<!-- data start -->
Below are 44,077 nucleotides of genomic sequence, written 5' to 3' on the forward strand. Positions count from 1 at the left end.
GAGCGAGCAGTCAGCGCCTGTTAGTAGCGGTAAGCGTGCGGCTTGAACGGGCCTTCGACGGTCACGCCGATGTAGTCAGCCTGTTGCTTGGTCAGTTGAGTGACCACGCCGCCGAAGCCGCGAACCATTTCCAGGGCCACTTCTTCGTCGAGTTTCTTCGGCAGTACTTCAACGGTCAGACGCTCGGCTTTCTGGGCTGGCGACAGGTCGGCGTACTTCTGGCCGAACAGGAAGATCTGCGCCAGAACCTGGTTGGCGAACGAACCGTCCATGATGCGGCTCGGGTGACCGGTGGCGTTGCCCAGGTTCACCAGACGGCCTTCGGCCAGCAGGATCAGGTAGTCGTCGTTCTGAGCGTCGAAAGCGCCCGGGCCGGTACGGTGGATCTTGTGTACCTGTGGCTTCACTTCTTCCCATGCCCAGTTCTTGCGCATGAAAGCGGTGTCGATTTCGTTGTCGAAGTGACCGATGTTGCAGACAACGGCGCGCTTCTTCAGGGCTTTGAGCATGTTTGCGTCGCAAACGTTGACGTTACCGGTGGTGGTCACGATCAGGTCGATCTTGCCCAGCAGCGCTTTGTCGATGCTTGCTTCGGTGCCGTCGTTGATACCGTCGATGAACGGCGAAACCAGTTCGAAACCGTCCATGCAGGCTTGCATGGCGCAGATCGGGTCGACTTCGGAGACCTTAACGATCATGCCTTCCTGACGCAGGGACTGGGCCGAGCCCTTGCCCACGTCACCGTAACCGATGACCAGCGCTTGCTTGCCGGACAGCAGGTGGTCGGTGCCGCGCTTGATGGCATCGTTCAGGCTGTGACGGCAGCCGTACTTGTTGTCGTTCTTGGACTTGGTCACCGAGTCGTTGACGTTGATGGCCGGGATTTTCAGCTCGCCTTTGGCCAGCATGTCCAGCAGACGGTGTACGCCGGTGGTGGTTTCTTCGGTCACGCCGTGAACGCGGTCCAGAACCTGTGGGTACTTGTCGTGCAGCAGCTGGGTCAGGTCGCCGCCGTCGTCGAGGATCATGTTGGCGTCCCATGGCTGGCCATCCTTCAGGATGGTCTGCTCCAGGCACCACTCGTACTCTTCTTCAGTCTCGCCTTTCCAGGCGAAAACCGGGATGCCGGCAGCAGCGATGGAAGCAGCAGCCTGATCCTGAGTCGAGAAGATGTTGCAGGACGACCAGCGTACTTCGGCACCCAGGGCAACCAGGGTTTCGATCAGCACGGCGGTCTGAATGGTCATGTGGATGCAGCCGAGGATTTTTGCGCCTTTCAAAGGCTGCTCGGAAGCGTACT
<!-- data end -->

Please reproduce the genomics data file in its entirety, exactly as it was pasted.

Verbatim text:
Below are 44,077 nucleotides of genomic sequence, written 5' to 3' on the forward strand. Positions count from 1 at the left end.
GAGCGAGCAGTCAGCGCCTGTTAGTAGCGGTAAGCGTGCGGCTTGAACGGGCCTTCGACGGTCACGCCGATGTAGTCAGCCTGTTGCTTGGTCAGTTGAGTGACCACGCCGCCGAAGCCGCGAACCATTTCCAGGGCCACTTCTTCGTCGAGTTTCTTCGGCAGTACTTCAACGGTCAGACGCTCGGCTTTCTGGGCTGGCGACAGGTCGGCGTACTTCTGGCCGAACAGGAAGATCTGCGCCAGAACCTGGTTGGCGAACGAACCGTCCATGATGCGGCTCGGGTGACCGGTGGCGTTGCCCAGGTTCACCAGACGGCCTTCGGCCAGCAGGATCAGGTAGTCGTCGTTCTGAGCGTCGAAAGCGCCCGGGCCGGTACGGTGGATCTTGTGTACCTGTGGCTTCACTTCTTCCCATGCCCAGTTCTTGCGCATGAAAGCGGTGTCGATTTCGTTGTCGAAGTGACCGATGTTGCAGACAACGGCGCGCTTCTTCAGGGCTTTGAGCATGTTTGCGTCGCAAACGTTGACGTTACCGGTGGTGGTCACGATCAGGTCGATCTTGCCCAGCAGCGCTTTGTCGATGCTTGCTTCGGTGCCGTCGTTGATACCGTCGATGAACGGCGAAACCAGTTCGAAACCGTCCATGCAGGCTTGCATGGCGCAGATCGGGTCGACTTCGGAGACCTTAACGATCATGCCTTCCTGACGCAGGGACTGGGCCGAGCCCTTGCCCACGTCACCGTAACCGATGACCAGCGCTTGCTTGCCGGACAGCAGGTGGTCGGTGCCGCGCTTGATGGCATCGTTCAGGCTGTGACGGCAGCCGTACTTGTTGTCGTTCTTGGACTTGGTCACCGAGTCGTTGACGTTGATGGCCGGGATTTTCAGCTCGCCTTTGGCCAGCATGTCCAGCAGACGGTGTACGCCGGTGGTGGTTTCTTCGGTCACGCCGTGAACGCGGTCCAGAACCTGTGGGTACTTGTCGTGCAGCAGCTGGGTCAGGTCGCCGCCGTCGTCGAGGATCATGTTGGCGTCCCATGGCTGGCCATCCTTCAGGATGGTCTGCTCCAGGCACCACTCGTACTCTTCTTCAGTCTCGCCTTTCCAGGCGAAAACCGGGATGCCGGCAGCAGCGATGGAAGCAGCAGCCTGATCCTGAGTCGAGAAGATGTTGCAGGACGACCAGCGTACTTCGGCACCCAGGGCAACCAGGGTTTCGATCAGCACGGCGGTCTGAATGGTCATGTGGATGCAGCCGAGGATTTTTGCGCCTTTCAAAGGCTGCTCGGAAGCGTACT